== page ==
Internet of Bodies (IoB)- Using CRISPR to electrically connect with and control the genome

Just like Internet of Things (IoT), IoB refers to access and control of human body via internet. Here, we detail how CRISPR can be used to electrically connect with the genome and as a proof of concept display control over transcriptional informational networks inside E. coli and Salmonella.

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Technology has played a transformative role in our lives and its impact on human health is never felt more than in the current times of the Covid-19 global pandemic. In this scenario, development of autonomous health sensing and actuating systems, also referred to as closed loop systems that ‘sense’ and ‘act’ towards a biological condition (Kovatchev et al., 2009; Berényi et al., 2012), can play a critical role in addressing health crises of the future. Successful adoption of electronic closed loop human health systems is dependent on the development of new methods for biological actuation which has so far been limited to the century old neural stimulation and optogenetics. Recent advances in the field of biological actuation stems from synthetic biology where our group and others have reported gene circuits that respond to electric signals with expression of specific gene of interests (Weber et al., 2008; Tschirhart et al., 2017; Krawczyk et al., 2020). In a prior publication, our group had detailed a redox-based bacterial promoter SoxS that responds to specific electrochemical signals that can be generated via an external electrode. Using this promoter, specific transgenes of interests can be expressed in bacteria in response to programmed electric stimuli. In this work, we have taken the next logical leap for this technology, that is, using electric signals to connect and control transcriptional networks in the genome of the cells (Bhokisham et al., 2020).

To aid in our pursuit, we exploited the CRISPR technology that provides the means to target any specific target in the genome. Specifically, we used the dCas9 based transcriptional activator to electrically activate and repress select genes of interests. Firstly, we integrated the CRISPR system with the SoxR based electro responsive promoter, optimized various components involved in the CRISPR system to make a tunable and inducible system. In this way, using CRISPR we electrically activated LasI, an autoinducer-1 (AI-1) synthase resulting in generation of AI-1, a quorum sensing mediator (Fig. 2 and 3). Later, we repurposed the CRISPR activator to simultaneously repress select genes as well. Since the electrochemical stimuli that drives the  SoxS promoter also induces oxidative stress, bacterial cells activate intrinsic stress defense responses to attenuate the electrical stimuli. We used the repurposed CRISPR activator to repress the activation of oxidative stress defenses in E. coli and S. enterica, thus leading to enhanced output from the electrical stimuli responsive promoter (Fig 4). When placed in the context of the complex spatio-temporal signal gradients at the bioelectronic interface, cells with repressed oxidative stress defenses displayed more aligned responses in relation to the external signal gradients (Fig. 5). This concept of silencing certain elements in the genome in order to maintain better congruence with external environments is nature inspired and found in embryogenesis and yeast as well (Yu et al., 2008; Paulsen et al.,2011).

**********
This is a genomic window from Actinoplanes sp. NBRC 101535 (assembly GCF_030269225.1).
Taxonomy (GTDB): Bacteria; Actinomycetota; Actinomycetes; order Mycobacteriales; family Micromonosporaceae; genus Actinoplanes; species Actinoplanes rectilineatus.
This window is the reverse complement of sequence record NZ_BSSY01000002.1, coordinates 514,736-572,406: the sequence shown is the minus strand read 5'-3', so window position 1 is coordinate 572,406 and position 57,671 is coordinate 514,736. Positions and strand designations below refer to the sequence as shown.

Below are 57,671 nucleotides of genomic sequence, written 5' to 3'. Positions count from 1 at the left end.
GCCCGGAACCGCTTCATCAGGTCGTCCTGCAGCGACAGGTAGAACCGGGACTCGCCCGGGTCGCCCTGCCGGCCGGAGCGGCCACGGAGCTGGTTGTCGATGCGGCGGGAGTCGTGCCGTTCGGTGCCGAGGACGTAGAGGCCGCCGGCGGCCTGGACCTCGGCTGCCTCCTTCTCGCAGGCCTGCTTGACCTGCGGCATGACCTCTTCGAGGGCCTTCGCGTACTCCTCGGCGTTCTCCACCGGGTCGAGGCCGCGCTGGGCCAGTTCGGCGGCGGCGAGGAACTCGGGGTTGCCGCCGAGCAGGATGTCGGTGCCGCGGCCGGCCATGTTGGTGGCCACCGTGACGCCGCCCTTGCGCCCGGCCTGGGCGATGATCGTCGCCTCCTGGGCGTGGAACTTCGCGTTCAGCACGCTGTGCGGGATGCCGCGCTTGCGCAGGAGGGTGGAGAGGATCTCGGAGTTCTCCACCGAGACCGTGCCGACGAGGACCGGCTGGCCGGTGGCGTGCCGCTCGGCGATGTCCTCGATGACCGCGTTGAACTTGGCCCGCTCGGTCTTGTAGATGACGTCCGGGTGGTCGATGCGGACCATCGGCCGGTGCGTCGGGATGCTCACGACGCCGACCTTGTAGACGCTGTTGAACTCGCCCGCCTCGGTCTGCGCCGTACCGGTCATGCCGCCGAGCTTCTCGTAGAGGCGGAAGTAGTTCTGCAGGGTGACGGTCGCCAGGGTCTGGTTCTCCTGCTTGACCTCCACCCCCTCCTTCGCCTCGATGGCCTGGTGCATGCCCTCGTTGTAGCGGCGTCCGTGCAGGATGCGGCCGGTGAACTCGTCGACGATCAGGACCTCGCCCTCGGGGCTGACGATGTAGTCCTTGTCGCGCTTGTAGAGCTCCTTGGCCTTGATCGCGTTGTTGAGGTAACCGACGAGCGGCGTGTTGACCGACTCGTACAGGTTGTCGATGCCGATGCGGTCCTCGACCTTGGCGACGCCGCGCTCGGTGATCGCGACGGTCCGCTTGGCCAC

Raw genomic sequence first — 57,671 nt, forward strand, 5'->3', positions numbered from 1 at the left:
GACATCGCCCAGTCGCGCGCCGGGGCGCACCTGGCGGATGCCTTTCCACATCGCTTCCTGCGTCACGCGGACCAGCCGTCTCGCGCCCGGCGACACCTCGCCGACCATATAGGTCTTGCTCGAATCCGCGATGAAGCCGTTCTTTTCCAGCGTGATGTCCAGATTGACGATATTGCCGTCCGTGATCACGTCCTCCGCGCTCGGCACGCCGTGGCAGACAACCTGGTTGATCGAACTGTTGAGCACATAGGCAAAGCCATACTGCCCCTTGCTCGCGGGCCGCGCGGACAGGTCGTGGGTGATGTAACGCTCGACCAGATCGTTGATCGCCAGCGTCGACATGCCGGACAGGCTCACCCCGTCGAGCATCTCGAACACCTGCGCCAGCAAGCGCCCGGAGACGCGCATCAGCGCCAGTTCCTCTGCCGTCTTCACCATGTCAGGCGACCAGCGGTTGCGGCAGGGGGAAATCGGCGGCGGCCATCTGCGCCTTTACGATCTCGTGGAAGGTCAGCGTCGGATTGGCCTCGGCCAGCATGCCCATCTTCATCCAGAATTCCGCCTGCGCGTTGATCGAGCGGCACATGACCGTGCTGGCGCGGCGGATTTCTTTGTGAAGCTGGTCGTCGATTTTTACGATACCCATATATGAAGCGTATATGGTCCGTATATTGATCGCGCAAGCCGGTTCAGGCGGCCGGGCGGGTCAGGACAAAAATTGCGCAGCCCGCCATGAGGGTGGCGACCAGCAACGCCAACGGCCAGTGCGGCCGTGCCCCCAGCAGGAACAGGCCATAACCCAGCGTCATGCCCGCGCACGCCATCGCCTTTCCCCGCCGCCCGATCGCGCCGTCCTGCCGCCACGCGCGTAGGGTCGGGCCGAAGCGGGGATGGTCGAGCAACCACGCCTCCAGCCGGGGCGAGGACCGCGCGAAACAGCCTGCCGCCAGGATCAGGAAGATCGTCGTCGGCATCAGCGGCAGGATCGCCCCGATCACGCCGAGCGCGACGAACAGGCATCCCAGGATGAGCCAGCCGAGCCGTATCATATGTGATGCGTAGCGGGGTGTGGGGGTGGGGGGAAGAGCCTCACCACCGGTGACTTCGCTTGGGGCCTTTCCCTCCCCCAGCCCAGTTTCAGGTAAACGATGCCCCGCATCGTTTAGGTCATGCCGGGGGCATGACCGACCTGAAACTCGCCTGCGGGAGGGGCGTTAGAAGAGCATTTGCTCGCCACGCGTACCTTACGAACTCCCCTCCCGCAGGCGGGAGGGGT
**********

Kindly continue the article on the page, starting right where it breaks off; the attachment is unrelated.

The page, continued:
Overall, we expect that electrical control of transcriptional networks in cells would find many biotechnology applications such as engineered probiotic bacteria that could be programmed to respond to electric stimuli in the gut. In the longer term, similar to  how DNA based vaccines are being electroporated into the human body to fight Covid-19, we may expect that electrogenetic promoter circuits will be inserted into human cells to open a new modality of bioelectronic signaling.  

Works Cited

Berényi, A. et al. (2012) ‘Closed-loop control of epilepsy by transcranial electrical stimulation’, Science, 337(6095), pp. 735–737. doi: 10.1126/science.1223154.

Bhokisham, N. et al. 'A redox-based electrogenetic CRISPR system to connect with and control biological information networks', Nature Communications. Nature Publishing Group, 11, 2427 (2020).

Kovatchev, B. P. et al. (2009) ‘In Silico Preclinical Trials: A Proof of Concept in Closed-Loop Control of Type 1 Diabetes’, Journal of Diabetes Science and Technology, 3(1), pp. 44–55. doi: 10.1177/193229680900300106.

Krawczyk, K. et al. (2020) ‘Electrogenetic cellular insulin release for real-time glycemic control in type 1 diabetic mice’, Science, 368(6494), pp. 993–1001. doi: 10.1126/science.aau7187.

Paulsen, M. et al. (2011) ‘Negative feedback in the bone morphogenetic protein 4 (BMP4) synexpression group governs its dynamic signaling range and canalizes development’, Proceedings of the National Academy of Sciences of the United States of America, 108(25), pp. 10202–10207. doi: 10.1073/pnas.1100179108.

Tschirhart, T. et al. (2017) ‘Electronic control of gene expression and cell behaviour in Escherichia coli through redox signalling’, Nature Communications. Nature Publishing Group, 8(1), p. 14030. doi: 10.1038/ncomms14030.

Weber, W. et al. (2008) ‘A synthetic mammalian electro-genetic transcription circuit’, Nucleic Acids Research, 37(4), pp. e33–e33. doi: 10.1093/nar/gkp014.

Yu, R. C. et al. (2008) ‘Negative feedback that improves information transmission in yeast signalling’, Nature, 456(7223), pp. 755–761. doi: 10.1038/nature07513.

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